What is Parse-Server and what are its top alternatives?
Top Alternatives to Parse-Server
Firebase is a cloud service designed to power real-time, collaborative applications. Simply add the Firebase library to your application to gain access to a shared data structure; any changes you make to that data are automatically synchronized with the Firebase cloud and with other clients within milliseconds. ...
With Parse, you can add a scalable and powerful backend in minutes and launch a full-featured app in record time without ever worrying about server management. We offer push notifications, social integration, data storage, and the ability to add rich custom logic to your app’s backend with Cloud Code. ...
Heroku is a cloud application platform – a new way of building and deploying web apps. Heroku lets app developers spend 100% of their time on their application code, not managing servers, deployment, ongoing operations, or scaling. ...
MongoDB stores data in JSON-like documents that can vary in structure, offering a dynamic, flexible schema. MongoDB was also designed for high availability and scalability, with built-in replication and auto-sharding. ...
- React Native Firebase
RNFirebase is a light-weight layer sitting on-top of the native Firebase libraries for both iOS and Android which mirrors the Firebase Web SDK as closely as possible. ...
awscli is by far the most comprehensive CLI tool manipulating various AWS services, and I really like its flexible options and up-to-date release cycle. However, day-to-day AWS operations from my terminal don't need that much flexibility and that many services. ...
- Adept Scale
Adept Scale works by ingesting and processing an application’s syslog drain. With a few parameters found in the settings section, the Adept Scale calculation algorithm will recommend dyno usage and will scale your dynos if necessary. ...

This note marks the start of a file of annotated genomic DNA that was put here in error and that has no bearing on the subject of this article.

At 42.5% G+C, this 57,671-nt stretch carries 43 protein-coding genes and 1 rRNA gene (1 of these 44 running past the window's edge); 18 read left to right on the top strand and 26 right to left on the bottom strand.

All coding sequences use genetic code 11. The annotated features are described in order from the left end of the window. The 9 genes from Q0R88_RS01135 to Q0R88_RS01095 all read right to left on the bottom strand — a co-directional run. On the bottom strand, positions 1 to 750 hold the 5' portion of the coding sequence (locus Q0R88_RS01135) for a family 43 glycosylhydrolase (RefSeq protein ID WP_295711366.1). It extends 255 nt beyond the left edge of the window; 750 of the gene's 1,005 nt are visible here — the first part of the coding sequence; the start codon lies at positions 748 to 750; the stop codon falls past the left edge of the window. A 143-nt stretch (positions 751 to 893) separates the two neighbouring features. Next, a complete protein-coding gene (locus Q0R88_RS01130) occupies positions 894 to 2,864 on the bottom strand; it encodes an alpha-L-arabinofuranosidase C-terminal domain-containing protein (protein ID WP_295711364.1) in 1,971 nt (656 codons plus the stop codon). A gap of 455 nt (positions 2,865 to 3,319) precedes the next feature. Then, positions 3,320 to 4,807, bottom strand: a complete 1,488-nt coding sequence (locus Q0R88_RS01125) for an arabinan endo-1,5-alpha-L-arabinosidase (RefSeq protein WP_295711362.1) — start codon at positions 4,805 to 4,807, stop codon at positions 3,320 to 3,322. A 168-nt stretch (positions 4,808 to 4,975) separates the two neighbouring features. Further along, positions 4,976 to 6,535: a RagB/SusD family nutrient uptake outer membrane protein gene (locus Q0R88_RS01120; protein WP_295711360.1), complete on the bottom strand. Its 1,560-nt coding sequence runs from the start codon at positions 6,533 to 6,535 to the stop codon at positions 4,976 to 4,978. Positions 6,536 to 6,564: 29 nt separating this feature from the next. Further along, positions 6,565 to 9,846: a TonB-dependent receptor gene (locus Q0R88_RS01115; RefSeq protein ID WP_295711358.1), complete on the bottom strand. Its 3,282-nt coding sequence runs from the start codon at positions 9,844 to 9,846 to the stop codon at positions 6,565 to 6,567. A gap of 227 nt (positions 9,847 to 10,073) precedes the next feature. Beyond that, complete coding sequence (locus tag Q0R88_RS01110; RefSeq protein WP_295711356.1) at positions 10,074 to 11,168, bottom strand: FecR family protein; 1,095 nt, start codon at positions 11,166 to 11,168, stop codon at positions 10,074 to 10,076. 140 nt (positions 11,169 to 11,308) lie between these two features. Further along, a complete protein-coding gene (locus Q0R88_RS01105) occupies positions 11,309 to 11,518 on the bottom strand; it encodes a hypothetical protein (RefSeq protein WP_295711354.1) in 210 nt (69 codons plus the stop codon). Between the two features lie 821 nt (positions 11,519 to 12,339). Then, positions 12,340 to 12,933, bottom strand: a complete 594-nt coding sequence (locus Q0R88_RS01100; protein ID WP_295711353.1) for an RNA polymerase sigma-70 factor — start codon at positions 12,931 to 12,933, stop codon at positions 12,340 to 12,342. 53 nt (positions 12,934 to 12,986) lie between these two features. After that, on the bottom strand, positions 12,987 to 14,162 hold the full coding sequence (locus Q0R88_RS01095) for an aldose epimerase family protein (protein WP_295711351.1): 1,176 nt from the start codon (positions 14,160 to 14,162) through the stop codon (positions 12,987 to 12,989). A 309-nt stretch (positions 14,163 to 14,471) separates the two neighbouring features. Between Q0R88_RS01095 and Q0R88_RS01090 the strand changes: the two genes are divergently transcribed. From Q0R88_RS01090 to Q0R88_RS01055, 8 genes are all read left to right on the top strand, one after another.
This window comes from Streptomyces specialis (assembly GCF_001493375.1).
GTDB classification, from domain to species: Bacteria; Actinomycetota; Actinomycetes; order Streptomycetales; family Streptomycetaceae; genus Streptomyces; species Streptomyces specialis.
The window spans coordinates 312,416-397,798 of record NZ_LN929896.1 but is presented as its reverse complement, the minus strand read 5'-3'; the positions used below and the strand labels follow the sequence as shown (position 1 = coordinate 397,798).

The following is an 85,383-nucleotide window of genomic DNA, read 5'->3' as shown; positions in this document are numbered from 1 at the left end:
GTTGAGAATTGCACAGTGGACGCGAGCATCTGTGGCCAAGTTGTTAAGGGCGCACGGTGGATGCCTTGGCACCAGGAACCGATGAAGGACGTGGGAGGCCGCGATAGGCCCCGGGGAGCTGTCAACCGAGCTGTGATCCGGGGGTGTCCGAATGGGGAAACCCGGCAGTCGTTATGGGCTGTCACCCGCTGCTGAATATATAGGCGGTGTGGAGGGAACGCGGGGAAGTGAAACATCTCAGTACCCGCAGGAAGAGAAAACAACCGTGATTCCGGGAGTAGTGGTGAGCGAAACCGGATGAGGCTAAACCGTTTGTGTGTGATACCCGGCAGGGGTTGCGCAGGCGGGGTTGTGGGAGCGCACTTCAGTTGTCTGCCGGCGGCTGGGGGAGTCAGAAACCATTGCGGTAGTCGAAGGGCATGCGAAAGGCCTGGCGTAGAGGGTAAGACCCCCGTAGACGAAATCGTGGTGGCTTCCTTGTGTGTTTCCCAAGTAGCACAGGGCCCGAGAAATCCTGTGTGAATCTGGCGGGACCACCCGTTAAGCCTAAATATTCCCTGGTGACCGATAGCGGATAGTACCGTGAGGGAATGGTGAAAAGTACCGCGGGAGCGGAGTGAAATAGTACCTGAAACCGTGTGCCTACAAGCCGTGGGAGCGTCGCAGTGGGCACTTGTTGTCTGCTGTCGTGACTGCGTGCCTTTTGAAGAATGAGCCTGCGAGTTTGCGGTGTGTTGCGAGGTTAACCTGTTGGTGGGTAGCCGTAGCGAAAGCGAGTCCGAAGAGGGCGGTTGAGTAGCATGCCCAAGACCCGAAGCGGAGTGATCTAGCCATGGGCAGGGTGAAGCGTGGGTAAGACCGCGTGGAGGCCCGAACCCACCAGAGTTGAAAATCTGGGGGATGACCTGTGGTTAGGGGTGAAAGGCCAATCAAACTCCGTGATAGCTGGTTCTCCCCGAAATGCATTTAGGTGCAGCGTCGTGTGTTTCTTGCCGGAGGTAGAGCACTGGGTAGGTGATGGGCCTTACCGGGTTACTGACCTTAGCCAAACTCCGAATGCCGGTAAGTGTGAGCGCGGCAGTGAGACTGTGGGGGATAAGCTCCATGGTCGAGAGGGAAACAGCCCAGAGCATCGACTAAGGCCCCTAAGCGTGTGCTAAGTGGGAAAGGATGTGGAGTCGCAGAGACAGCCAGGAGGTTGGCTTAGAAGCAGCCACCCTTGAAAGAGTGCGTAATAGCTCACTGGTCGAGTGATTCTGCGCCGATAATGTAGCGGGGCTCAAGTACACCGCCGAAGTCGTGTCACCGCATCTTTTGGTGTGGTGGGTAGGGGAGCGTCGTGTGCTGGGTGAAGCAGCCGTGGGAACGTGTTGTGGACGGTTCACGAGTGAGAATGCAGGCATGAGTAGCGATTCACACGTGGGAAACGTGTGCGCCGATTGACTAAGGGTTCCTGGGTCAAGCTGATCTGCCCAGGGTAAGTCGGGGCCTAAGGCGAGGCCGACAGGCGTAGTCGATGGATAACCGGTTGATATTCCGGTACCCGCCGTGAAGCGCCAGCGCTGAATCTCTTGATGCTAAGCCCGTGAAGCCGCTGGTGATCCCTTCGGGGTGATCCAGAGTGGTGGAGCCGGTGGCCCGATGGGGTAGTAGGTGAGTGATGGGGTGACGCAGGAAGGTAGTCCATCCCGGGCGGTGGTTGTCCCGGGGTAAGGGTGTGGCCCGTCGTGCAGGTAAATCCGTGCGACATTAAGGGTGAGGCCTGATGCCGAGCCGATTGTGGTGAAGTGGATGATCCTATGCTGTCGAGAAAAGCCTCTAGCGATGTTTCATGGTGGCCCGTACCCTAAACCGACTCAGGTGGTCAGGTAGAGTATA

is a hosted service for auto-scaling both web- and worker dynos. The service supports practically any worker library across all programming languages through an abstract interface. ...
Parse-Server alternatives & related posts
- Realtime backend made easy367
- Fast and responsive268
- Easy setup239
- Backed by google126
- Angular adaptor82
- Great customer support35
- Great documentation30
- Real-time synchronization25
- Mobile friendly21
- Rapid prototyping18
- Great security14
- Automatic scaling12
- Freakingly awesome11
- Angularfire is an amazing addition!8
- Super fast development8
- Ios adaptor6
- Firebase hosting6
- Awesome next-gen backend6
- Built in user auth/oauth6
- Speed of light4
- Very easy to use4
- Brilliant for startups3
- It's made development super fast3
- Low battery consumption2
- Free hosting2
- Cloud functions2
- Push notification2
- JS Offline and Sync suport2
- Free authentication solution2
- The concurrent updates create a great experience2
- I can quickly create static web apps with no backend2
- Great all-round functionality2
- Easy Reactjs integration1
- Easy to use1
- Free SSL1
- CDN & cache out of the box1
- Faster workflow1
- Google's support1